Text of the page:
Susan Bernofsky directs the literary translation program in the School of the Arts MFA Program in Writing at Columbia University. She has translated over twenty books, including seven by the great Swiss-German modernist author Robert Walser, Kafka’s The Metamorphosis, Hesse’s Siddhartha and, most recently, The End of Days by Jenny Erpenbeck. Her many prizes and awards include a Guggenheim Fellowship this year, as well as the Helen and Kurt Wolff Translation Prize and the Hermann Hesse Translation Prize. She blogs about translation at www.translationista.net.
Asymptote: Describe your current/most recent project. Why is it cool? What should we know about it?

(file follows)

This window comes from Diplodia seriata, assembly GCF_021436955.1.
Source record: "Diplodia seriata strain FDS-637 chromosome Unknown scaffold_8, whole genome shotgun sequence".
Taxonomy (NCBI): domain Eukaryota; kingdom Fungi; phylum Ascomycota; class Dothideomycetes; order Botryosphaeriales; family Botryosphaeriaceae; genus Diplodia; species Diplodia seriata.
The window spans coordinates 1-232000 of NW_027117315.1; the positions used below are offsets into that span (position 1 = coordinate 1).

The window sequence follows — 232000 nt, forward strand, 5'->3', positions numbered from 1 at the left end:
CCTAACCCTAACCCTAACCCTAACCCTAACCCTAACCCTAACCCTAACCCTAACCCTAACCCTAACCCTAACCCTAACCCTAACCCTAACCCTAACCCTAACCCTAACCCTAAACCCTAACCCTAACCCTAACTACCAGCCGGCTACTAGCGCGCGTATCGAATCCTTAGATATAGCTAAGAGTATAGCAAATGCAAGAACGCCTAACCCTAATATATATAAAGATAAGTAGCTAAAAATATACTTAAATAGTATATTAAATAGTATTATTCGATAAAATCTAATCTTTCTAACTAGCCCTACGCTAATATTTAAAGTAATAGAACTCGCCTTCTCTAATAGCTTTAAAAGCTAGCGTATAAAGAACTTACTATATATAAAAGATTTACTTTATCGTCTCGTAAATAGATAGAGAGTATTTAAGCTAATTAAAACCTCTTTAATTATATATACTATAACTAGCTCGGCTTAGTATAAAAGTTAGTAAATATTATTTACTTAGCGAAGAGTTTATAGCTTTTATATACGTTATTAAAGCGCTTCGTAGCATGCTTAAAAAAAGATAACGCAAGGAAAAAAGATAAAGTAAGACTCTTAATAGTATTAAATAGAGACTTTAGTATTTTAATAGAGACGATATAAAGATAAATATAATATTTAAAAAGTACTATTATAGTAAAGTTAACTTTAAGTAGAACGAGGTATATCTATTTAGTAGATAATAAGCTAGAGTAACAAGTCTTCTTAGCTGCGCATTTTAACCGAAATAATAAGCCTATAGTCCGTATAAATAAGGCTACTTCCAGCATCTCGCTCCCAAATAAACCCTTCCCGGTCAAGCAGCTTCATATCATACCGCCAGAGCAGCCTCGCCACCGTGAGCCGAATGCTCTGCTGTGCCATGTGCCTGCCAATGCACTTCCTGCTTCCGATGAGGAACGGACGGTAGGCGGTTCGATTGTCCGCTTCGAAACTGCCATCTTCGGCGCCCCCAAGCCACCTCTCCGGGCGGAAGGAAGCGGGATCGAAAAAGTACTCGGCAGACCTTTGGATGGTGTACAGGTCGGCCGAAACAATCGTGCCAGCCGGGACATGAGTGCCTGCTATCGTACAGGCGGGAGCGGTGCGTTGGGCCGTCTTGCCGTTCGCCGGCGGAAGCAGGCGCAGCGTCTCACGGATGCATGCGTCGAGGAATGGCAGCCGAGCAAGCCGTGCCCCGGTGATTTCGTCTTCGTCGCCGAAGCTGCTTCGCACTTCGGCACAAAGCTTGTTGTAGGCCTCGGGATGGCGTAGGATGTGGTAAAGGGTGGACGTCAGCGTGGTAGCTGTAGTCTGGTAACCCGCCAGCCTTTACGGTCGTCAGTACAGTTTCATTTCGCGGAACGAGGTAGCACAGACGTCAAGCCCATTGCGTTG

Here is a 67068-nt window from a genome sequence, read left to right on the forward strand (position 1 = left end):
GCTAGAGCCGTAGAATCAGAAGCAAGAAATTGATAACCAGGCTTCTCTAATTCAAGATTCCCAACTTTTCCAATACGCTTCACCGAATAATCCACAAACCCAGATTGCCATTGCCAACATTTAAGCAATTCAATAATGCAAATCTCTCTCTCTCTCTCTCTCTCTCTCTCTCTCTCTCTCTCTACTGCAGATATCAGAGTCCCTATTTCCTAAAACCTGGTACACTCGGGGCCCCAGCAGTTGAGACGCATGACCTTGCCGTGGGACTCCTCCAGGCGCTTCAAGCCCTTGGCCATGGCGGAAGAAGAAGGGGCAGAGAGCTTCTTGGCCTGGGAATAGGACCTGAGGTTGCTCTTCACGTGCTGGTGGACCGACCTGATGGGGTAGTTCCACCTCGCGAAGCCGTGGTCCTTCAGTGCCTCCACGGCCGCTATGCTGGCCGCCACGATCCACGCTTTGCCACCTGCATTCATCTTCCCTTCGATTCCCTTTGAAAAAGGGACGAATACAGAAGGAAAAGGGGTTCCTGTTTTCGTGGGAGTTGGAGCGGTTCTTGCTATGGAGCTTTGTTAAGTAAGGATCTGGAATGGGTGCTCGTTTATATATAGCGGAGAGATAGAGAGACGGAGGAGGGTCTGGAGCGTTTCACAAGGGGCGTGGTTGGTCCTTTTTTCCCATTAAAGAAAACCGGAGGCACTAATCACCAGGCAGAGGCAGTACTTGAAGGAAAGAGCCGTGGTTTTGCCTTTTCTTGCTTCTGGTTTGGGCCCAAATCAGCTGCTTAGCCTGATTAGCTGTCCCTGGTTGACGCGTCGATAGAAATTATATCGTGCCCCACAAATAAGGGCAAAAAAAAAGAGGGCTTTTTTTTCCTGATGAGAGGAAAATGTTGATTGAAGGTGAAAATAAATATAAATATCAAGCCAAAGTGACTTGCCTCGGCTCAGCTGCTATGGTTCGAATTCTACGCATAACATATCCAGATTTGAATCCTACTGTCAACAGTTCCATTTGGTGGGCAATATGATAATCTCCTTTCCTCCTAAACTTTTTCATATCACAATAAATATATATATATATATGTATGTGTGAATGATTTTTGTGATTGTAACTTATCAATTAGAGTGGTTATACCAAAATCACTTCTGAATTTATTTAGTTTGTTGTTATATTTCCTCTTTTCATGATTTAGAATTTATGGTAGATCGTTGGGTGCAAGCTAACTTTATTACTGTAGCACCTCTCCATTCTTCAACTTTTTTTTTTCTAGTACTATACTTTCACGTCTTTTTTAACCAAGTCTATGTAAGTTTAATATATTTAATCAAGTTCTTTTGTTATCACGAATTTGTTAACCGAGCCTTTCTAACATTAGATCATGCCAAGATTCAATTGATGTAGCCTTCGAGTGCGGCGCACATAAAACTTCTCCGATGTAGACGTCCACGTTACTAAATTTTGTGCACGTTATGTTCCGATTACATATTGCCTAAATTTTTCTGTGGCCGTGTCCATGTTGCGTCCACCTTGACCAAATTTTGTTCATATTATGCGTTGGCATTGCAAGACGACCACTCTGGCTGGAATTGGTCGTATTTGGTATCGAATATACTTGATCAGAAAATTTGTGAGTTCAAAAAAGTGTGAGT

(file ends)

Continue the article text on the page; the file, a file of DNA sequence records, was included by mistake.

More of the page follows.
Susan Bernofsky: I’m working on a gorgeous and bizarre novel about polar bears by Yoko Tawada called ETUDES IN SNOW. It’s a three-generation story inspired by the short, tragic life of Knut, the baby polar bear born in the Berlin zoo in 2006, but that’s just the jumping-off point for her novel. It’s really a book about identity (national, species, etc.) All the main characters in the book are polar bears, and are described in their physicality as polar bears, but at the same time they move in human society, without any acknowledgment that there might be a contradiction here. The grandmother character, born in the Soviet Union, becomes a writer. As an author of polar bear extraction, she’s an ethnic minority. She later emigrates to Canada, from where her daughter returns to Europe, landing in East Germany, where she takes a job at a circus and experiences the fall of the Berlin Wall. It’s a funny, sad, moving book.